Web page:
The data was collected through unstructured interviews. The participants of the study were selected through purposeful sampling, in which twelve in-service teachers, “enrolled in the Postgraduate Diploma in Education programme at the Hong Kong Institute of Education” were interviewed. The narrative analysis, in that regard, can be considered as the form which these interviews took, where “teachers were encouraged to talk about their experiences, struggles and stories” (Hue, 2008, p. 306). Thus, the freedom given to the participants during the interviews was an essential element of the narrative analysis, in which such narratives were used as interpretive devices. Such devices were used to allow the participants to represent themselves, their goals, and their relationships, all of which were within the established research questions in the study. The data were analyzed through a constant comparative method, in which each data was processed separately, producing a rich description that was used in the analysis.

Ethical Issues

The ethical issues related to the study were clearly outlined in the article, indicating that such aspects were of importance to the researcher, as the data involved collecting information about individuals and individual situations. Such aspect is generally connected to privacy and its protection, in which the author acknowledged the following ethical considerations:

  • Ensuring that “participation would not result in any harm to any other school members”
  • Participation was voluntarily
  • Maintaining confidentiality and anonymity
  • Ensuring that the participants have “a clear understanding of how their contributions would be reported” {Hue, 2008 #612 @306}.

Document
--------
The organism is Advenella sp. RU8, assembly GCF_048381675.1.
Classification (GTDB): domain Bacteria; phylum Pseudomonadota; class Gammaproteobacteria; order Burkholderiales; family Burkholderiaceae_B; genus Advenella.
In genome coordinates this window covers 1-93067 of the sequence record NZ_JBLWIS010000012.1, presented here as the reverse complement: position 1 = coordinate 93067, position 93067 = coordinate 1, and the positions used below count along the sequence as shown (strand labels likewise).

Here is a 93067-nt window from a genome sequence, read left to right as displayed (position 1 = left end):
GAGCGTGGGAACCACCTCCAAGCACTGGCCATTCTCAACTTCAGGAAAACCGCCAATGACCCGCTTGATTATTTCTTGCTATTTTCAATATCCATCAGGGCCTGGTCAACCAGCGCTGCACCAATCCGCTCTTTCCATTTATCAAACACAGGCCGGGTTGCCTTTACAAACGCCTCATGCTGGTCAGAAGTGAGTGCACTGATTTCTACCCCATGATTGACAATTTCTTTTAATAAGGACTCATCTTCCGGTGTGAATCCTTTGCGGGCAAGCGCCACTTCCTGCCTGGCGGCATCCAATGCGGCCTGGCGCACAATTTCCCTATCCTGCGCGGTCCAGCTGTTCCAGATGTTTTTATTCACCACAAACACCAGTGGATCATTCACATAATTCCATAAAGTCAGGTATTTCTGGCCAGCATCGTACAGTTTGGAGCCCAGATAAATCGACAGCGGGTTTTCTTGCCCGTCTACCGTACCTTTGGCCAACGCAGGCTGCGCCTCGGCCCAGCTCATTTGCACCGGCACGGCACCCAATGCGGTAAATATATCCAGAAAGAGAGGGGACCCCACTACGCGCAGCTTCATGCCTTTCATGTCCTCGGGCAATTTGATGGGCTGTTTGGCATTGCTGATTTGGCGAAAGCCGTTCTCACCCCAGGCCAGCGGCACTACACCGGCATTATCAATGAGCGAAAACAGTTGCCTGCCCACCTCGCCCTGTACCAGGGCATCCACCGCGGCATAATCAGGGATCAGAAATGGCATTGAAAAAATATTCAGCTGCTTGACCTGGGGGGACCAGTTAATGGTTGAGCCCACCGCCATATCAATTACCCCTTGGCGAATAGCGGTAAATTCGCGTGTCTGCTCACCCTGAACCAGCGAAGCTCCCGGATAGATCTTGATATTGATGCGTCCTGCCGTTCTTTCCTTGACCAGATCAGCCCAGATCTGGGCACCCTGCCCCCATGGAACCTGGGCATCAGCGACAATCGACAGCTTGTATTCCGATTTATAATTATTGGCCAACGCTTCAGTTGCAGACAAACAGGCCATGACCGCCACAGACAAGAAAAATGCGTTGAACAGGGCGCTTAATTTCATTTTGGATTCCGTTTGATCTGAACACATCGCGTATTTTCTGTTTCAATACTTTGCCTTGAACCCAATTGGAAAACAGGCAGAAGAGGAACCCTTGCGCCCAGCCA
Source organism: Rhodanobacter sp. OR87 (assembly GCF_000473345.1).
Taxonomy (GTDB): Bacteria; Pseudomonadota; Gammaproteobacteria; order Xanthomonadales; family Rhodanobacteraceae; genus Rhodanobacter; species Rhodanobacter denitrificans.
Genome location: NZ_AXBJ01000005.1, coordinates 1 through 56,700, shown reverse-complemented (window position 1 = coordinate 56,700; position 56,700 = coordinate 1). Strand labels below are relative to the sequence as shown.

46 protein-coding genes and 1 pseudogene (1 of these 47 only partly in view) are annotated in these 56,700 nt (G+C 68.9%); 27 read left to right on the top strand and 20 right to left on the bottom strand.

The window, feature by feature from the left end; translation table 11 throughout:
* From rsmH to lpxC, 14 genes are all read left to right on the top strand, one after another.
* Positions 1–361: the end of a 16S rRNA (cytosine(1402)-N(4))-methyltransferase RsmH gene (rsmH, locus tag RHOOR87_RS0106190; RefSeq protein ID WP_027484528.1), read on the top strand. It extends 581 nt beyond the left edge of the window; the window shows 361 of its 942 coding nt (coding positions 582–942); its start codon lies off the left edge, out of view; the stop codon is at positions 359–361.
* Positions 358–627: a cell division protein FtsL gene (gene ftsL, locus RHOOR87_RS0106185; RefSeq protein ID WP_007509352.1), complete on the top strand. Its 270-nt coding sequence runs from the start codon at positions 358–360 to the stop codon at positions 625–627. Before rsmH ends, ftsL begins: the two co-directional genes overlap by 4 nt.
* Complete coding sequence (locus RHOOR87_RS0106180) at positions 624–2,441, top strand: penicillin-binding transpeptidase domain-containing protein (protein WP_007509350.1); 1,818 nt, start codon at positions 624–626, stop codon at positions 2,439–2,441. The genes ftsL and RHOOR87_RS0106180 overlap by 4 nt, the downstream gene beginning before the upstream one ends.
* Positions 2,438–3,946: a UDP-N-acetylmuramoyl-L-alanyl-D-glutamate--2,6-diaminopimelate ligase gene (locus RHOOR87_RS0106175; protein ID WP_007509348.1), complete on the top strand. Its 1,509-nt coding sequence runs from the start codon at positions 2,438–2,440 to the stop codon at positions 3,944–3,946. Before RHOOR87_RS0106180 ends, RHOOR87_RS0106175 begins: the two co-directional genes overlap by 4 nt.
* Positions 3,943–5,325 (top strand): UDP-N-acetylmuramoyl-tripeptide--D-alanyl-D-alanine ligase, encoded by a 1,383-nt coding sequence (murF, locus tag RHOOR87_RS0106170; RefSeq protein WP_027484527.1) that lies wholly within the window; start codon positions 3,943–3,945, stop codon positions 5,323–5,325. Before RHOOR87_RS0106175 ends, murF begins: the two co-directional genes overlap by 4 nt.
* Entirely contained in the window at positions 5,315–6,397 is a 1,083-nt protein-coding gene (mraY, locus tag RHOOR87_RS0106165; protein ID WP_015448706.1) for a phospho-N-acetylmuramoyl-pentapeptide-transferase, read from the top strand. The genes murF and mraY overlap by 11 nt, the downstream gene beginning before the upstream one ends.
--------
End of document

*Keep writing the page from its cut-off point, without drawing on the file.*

The main ethical consideration that might arise during a qualitative design is related to informed consent. Such aspect implies that the researcher can “anticipate the events that will emerge in the field about which those to be observed are to be informed” (Lodico, et al., 2006, p. 149). In that regard, it can be stated that the author acknowledged the ethical issues that might emerge and took such issues into account during the study.

Correspondence of Methods

In terms of data collection, it can be stated that “the decision to use interviewing as the primary mode of data collection should be based on the kind of information needed” (Merriam, 2009, p. 88). In that regard, the information that was needed could not be quantified, and accordingly, the collection data, as well as the, chose the design in general were appropriate to the study mentioned in the article. Additionally, interviewing is the most common form of data collection, and in the case of the present study, having unstructured data was a vital factor, as interviews are less structured and more open-ended in their nature (Merriam, 2009).

Additionally, it should be stated that the study design, selected for the purpose established by the researcher, is generally accepted for such tasks. The naturalistic characteristics of the problem, in which schools, as real-world settings, allow for observed and examined aspects to happen naturally. These aspects are accordingly interpretive, and thus, both characteristics were appropriate for the selection of a qualitative study design.


It can be stated that the study mentioned in the article corresponded to the study’s purpose, in terms of design, data collection, and data analysis. The usage of qualitative research allowed the researcher to identify the main factors in school guidance. Such identification will allow the author to expand the area of knowledge in future researches, such as the interaction of local culture with basic elements of school guidance and pastoral care. Although with the aspects identified, another research method might be used to study such interaction.


Hue, M.-T. (2008). The influence of Confucianism: a narrative study of Hong Kong teachers’ understanding and practices of school guidance and counselling. British Journal of Guidance & Counselling, 36(3), 303 – 316.

Lodico, M. G., Spaulding, D. T., & Voegtle, K. H. (2006). Methods in educational research : from theory to practice (1st ed.). San Francisco, CA: Jossey-Bass.

Merriam, S. B. (2009). Qualitative research : a guide to design and implementation. San Francisco: Jossey-Bass.